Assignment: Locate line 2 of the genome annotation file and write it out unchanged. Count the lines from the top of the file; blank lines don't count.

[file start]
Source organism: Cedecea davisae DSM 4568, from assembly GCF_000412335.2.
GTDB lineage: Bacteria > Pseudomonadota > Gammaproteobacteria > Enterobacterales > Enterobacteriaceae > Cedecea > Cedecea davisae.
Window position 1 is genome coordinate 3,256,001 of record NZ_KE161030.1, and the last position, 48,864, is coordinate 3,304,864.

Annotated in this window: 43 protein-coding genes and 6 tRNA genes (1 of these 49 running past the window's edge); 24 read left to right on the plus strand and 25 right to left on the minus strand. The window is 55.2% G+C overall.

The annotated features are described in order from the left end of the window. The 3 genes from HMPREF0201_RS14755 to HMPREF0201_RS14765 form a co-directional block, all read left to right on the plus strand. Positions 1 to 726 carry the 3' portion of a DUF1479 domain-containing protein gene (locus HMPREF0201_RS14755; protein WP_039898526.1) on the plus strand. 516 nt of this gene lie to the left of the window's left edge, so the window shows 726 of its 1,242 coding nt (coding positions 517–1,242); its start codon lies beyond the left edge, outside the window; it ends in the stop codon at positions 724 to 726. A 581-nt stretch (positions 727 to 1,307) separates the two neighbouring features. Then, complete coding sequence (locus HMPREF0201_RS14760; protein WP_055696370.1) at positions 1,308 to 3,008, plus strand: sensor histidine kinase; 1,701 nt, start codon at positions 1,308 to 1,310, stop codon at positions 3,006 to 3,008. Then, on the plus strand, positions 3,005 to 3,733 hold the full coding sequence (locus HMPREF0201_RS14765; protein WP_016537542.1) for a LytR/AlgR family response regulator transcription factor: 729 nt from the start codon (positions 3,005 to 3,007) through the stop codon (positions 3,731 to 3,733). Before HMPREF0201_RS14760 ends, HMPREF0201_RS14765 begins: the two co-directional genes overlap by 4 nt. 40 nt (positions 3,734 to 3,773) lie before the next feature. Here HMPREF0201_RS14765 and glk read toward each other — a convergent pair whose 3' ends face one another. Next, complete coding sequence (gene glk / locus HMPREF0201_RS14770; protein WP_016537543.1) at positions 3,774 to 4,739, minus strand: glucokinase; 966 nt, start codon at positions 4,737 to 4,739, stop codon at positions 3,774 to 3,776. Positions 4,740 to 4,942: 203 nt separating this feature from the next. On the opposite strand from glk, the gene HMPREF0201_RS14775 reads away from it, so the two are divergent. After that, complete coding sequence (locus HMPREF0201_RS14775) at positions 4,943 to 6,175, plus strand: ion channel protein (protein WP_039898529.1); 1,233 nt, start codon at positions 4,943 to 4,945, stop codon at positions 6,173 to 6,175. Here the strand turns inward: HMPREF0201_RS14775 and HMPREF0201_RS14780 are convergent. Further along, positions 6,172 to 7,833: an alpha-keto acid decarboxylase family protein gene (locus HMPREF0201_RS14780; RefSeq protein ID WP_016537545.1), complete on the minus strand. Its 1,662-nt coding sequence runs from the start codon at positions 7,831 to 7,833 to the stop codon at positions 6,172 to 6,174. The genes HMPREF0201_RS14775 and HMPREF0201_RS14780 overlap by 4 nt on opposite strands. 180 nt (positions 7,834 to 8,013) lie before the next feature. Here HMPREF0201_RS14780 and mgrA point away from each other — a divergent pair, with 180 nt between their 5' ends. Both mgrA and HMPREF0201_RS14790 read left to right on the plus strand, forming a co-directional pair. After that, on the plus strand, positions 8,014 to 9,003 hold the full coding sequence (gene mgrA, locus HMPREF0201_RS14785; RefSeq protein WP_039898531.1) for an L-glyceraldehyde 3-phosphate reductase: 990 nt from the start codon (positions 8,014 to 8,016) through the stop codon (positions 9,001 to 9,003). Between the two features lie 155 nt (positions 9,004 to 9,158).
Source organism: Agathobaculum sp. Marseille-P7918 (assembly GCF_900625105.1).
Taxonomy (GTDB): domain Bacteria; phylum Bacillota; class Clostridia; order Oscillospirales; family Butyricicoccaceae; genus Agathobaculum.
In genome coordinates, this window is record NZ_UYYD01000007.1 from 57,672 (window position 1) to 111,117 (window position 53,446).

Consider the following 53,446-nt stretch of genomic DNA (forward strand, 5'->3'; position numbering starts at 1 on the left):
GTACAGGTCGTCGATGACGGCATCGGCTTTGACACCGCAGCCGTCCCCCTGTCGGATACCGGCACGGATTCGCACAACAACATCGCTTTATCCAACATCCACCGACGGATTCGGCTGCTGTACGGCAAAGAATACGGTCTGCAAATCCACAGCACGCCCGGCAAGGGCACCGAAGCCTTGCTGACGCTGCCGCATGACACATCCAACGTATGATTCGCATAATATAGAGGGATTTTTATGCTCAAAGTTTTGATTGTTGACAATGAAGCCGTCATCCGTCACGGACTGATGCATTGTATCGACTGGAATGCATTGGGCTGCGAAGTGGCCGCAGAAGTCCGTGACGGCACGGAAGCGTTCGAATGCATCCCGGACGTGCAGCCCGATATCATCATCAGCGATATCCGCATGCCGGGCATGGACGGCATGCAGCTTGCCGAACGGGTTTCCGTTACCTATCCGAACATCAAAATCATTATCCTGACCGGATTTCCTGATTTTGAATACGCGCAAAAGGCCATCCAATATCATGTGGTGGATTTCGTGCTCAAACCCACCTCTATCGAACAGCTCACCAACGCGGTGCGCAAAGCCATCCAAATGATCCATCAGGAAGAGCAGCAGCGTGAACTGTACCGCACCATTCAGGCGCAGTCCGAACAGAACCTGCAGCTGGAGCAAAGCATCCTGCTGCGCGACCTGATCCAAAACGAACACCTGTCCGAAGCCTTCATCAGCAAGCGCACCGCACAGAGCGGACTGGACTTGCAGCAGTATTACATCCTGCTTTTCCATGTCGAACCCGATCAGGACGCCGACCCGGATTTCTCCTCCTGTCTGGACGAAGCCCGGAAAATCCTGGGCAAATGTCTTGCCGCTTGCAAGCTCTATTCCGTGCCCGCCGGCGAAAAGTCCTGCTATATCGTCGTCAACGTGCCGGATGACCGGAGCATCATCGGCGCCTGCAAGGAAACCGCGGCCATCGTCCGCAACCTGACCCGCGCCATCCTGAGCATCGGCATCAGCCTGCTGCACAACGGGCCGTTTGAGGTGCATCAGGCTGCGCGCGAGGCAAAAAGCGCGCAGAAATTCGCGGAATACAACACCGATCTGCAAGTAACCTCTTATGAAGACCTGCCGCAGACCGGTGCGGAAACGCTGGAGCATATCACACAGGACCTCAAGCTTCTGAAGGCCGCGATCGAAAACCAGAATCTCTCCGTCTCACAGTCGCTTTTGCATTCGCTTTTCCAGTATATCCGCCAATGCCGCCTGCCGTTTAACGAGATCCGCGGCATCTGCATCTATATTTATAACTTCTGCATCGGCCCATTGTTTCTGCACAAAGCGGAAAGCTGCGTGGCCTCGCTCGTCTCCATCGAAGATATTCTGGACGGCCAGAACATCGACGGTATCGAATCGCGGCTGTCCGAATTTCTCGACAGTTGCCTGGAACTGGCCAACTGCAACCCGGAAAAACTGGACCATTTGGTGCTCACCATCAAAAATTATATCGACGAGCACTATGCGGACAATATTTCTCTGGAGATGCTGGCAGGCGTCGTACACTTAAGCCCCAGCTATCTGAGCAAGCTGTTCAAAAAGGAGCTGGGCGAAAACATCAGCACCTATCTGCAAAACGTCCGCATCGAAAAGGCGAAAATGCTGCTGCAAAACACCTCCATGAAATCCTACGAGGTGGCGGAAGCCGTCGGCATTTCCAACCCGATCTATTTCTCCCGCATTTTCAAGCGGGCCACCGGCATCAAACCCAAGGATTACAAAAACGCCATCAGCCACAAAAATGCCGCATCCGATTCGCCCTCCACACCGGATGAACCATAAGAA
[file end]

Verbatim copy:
GTDB lineage: Bacteria > Pseudomonadota > Gammaproteobacteria > Enterobacterales > Enterobacteriaceae > Cedecea > Cedecea davisae.